5 Interiorscape Veterans Weigh-in on Interacting with Direct Competitors

“This is a continuation of a blog post series where we will bring in the best discussions from our Interiorscape.com Facebook Group. Join the discussion!” – Jeremy Dearringer, CEO, NewPro

 

LET’S TALK ABOUT DIRECT COMPETITORS

What do you know about your direct competitors and how do you interact with them, if you do? Are you cordial, friendly, not-at-all friendly toward them? Why? Do you ever refer business that may not be a “fit” for you to your competitors? Are there some you would go to lunch with and some, definitely not? Are there some you would not want to bid against for a project? Why?

Please begin by telling us where you are located and if you have many or just a few competitors.

Please discuss:

“Here in Austin,Texas we have quite few competitors. There is a small group of about 6-7 small to medium size companies and we get together about once a month to visit about the industry and we are a friendly and respectful group. Business is referred on to each other if it is a job that we are unable to undertake. In a few rare instances we even share employees. We call ourselves ‘friendly competitors’.” – Melissa Griffin Whatley, Plant Management Associates

“We’re in the somewhat unique position of being a wholesaler to several of our interiorscape colleagues, so I do know them and strive for a harmonious relationship with each of them. 90% are great people and people of integrity. The other 10%…well, my mom taught me that if I don’t have anything good to say about someone….” – Clem Cirelli, Bellmont Greenhouses

“In Winnipeg, Manitoba. I have at least three major competitors who are much more established and distinguished than I am and in Winnipeg, for an interior trending business, that’s a very tough competition. I know quite a bit about them since I keep up in their social media and website updates. I have just recently started to engage them as I’ve come to realize that this is not only an industry that you need to become allies with in many aspects, but Winnipeg is a place where everyone knows everyone. You can only benefit from opening the doors and windows. I hope to collaborate more with my competitors in the near future actually. It’s a topic amongst colleagues that has recently been brought up. We come from many different angles with the same passion and it really could become a great thing I think if we started thinking less competitively.” – Nikki Bouchier, Off the Wall Greenscapes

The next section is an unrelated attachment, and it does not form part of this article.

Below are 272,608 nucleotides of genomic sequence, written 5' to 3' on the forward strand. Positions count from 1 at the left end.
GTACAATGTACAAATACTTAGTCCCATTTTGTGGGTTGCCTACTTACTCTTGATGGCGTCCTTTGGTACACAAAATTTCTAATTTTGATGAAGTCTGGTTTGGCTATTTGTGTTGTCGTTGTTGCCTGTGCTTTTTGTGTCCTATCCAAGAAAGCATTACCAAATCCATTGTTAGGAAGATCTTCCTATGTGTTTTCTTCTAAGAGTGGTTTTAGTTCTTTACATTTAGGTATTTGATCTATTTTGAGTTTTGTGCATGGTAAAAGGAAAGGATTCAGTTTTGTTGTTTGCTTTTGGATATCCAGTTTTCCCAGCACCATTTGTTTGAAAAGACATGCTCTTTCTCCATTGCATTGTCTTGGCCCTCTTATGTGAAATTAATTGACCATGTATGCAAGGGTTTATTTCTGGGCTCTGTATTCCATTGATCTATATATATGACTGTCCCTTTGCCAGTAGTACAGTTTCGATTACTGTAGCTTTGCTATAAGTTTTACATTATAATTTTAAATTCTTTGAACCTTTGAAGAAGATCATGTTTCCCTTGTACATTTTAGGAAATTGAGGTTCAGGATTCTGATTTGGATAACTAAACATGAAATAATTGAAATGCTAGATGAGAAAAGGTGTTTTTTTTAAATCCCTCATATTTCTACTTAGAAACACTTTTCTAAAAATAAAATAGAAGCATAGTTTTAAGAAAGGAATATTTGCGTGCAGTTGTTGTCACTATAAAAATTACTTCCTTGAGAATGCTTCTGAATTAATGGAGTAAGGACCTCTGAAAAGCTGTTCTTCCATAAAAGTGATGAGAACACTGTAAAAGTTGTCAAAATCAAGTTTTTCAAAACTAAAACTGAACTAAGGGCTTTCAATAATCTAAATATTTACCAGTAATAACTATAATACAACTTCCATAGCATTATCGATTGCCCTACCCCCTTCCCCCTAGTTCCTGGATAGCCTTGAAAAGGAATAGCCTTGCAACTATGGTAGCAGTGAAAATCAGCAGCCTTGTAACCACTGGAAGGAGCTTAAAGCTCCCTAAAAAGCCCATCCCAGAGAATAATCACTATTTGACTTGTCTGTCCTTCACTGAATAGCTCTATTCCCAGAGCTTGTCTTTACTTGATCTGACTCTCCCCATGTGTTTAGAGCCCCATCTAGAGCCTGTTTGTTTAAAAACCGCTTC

“I think a huge point about all of this is, there’s enough business for everyone. All you have to be is good at it, so why not shake your competitors hand and start a great relationship. When I worked in California we had specific companies we loved bidding with so they could indeed retain a contract. And then they turned around in bidding wars against us , and did the same thing for us. Supporting each other just makes us all successful.” – Dawn Scaillet Velo, Decorative Plant Service Inc

“I get along with a few, Steve being one of them. Others I keep at arms length and would certainly refer work to the ones I get along with if it’s not a “good fit”. I don’t worry about competition much, all I can do is try my best and see what happens. I also don’t intentionally go after other companies accounts…now if I get contacted for a bid, that’s another thing.” -Rick Prado, Indoor Gardens

Conclusion

OK, so since I started this, I’ll chime in.

We’ve been doing this a LONG time in the Miami/Ft. Lauderdale market so we pretty much know a LOT about most of our direct competitors.

We are cordial to most (unless we have some specific reason not to be, ie. one who specifically targets our accounts for takeover by low-balling) and our market consists of MANY competitors, including a BIG national company and a big franchise company, a slew of formidable and credible small to medium-sized companies and few Mom N Pop’s with a watering can and a car. Yup, we have it all.

We don’t often get into bidding situations as we prefer to do business with clients who appreciate innovation, relationships, and value, over “the lowest price” and accordingly, we sometimes choose to NOT participate in bid processes, as that usually translates to low bid gets it. If we do choose to participate, because it’s something we want, we try to find out who we are bidding against. YES, there are a handful of companies we won’t bid against because we don’t consider them to be credible or ethical competitors.

We also have a few competitors whom we consider to be “friendly (& credible) competitors” and we do refer business to them and them to us, depending on the fit. One is a short-term rental company (as we don’t do that) and another is an event planner and floral design partner.

We have a VERY close relationship with one long-time competitor and the owner of that company and I have known each other for over 30 years. We talk weekly and probably have lunches together almost as often. We’ve often said we should merge our companies and be partners, but have always ultimately decided to keep tings the way they are. We refer business to each other and occasionally we do provide proposals to the same prospects, but we never discuss pricing and we usually don’t know that we are both providing quotes until after the fact.

Was that TMI?

Read more comments like this and engage with other interiorscapers at https://www.facebook.com/groups/interiorscape/.

Steve is the Founder and "Chief Leaf" of FosterPlants, Inc., an award-winning boutique Interiorscape firm located in Miami, FL. The company has been in business under his leadership for over 30 years and specializes in Ultra high-end residential and select commercial & hospitality accounts.

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